Having analyzed the Scope and Standards of Parish Nursing Practice, one may find an answer to a question why parish nursing will have big importance in the healthcare system. In one of his research studies Harold G. Koenig claimed: “Americans are going to face an immense health care crisis within the next 20 years, the population aged 65 and older is simply growing exponentially. Hospitals and nursing homes are already at capacity in this country and we have a shortage of caregivers" (Koenig & Smith 2012). This statement cannot be rejected. According to Forbes, National Health Expenditures indicated in 2009 spending $ 2.5 trillion, last year hit $3 trillion, and by 2019 will reach $ 4.6 trillion (Munro 2013). These figures may serve as an evidence for abovementioned claims about necessity of parish nurses. According to Koenig & Smith:

We don't have a debt problem in this country, but we have a healthcare problem. Expenditures on health care include the cost of physicians' service, medications, nursing home care, oth. Although managed care plans may reduce or help control NHE, the personal and financial impact of the cumulative effect of chronic illness and disability is a major concern among the growing population of the elderly and their caregivers, diminishing resources and increasing need have historically characterized the elderly population (2012).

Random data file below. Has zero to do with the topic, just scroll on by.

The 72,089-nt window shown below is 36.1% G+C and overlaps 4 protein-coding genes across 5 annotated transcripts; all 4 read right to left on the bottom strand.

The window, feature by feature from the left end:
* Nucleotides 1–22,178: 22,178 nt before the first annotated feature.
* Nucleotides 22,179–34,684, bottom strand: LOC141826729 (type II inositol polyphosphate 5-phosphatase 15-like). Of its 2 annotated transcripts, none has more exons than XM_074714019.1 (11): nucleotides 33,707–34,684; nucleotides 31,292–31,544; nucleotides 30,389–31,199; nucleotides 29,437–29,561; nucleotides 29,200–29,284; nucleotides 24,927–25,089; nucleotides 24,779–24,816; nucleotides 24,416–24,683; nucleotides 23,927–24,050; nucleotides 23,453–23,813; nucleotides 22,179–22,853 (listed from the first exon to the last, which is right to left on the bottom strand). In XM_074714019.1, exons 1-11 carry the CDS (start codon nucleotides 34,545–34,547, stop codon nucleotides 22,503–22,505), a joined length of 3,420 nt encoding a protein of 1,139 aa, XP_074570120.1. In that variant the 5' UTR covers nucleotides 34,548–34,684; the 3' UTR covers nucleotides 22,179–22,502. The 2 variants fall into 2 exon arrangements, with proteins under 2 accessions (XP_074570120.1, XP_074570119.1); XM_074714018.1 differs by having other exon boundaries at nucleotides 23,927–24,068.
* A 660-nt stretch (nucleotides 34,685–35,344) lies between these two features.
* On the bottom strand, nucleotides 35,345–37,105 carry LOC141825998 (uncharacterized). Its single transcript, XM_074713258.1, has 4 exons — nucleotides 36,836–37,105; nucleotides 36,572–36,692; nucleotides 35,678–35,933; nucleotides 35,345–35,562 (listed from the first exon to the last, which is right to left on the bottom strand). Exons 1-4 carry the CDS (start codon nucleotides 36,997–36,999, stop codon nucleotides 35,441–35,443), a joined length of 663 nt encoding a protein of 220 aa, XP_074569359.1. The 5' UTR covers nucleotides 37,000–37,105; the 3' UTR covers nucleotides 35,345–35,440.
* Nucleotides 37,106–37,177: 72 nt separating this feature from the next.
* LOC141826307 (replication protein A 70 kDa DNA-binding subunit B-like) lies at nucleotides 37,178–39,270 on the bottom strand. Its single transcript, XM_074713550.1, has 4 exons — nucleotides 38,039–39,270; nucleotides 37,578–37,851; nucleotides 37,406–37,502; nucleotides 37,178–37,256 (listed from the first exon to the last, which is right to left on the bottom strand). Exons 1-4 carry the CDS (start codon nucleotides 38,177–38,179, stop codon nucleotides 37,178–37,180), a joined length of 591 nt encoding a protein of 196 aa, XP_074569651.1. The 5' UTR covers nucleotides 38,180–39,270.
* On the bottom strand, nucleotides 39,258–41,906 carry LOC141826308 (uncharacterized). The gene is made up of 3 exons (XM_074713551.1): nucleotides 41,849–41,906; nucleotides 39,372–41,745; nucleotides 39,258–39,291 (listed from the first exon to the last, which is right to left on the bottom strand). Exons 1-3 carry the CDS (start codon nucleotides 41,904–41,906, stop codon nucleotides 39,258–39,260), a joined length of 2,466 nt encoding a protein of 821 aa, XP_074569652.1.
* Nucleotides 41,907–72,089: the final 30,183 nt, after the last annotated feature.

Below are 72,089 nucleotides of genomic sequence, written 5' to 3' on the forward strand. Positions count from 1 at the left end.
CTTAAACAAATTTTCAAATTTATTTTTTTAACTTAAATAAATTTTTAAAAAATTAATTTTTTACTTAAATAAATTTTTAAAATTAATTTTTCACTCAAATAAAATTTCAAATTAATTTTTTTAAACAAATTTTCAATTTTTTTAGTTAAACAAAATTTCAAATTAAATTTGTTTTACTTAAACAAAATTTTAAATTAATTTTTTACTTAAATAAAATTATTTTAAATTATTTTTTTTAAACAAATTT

Resource allocation and end-of-life issues will provide new roles for parish nurses. Bioethical issues facing older people and their families will require a commitment on the part of the healthcare system and faith community to hire nurses that are trained in both theological and social contexts. Parish nursing can be of two types, namely paid model and volunteer model. By donating some of their time to communities, nurses ensure an ideal solution to provision of care and leadership needed to assure that healthcare requirements of this vulnerable and culturally diverse population are met (Koenig & Smith 209).

Because of aging population, parish nurses of the future, being an integral part of faith communities, will be confronted with end-of-life issues as congregations become more involved in ministries to aging (Koenig & Smith 195). As a result, a question appears: what is the role of parish nursing in the end-of-life care, especially to the elderly? It is known that parish nursing provides care based on the belief that health is growth towards well-being, and that it emphasizes the interrelationship of body, mind, and spirit. Health is related to everything a person does, thinks, and feels, and is not merely the absence of diseases.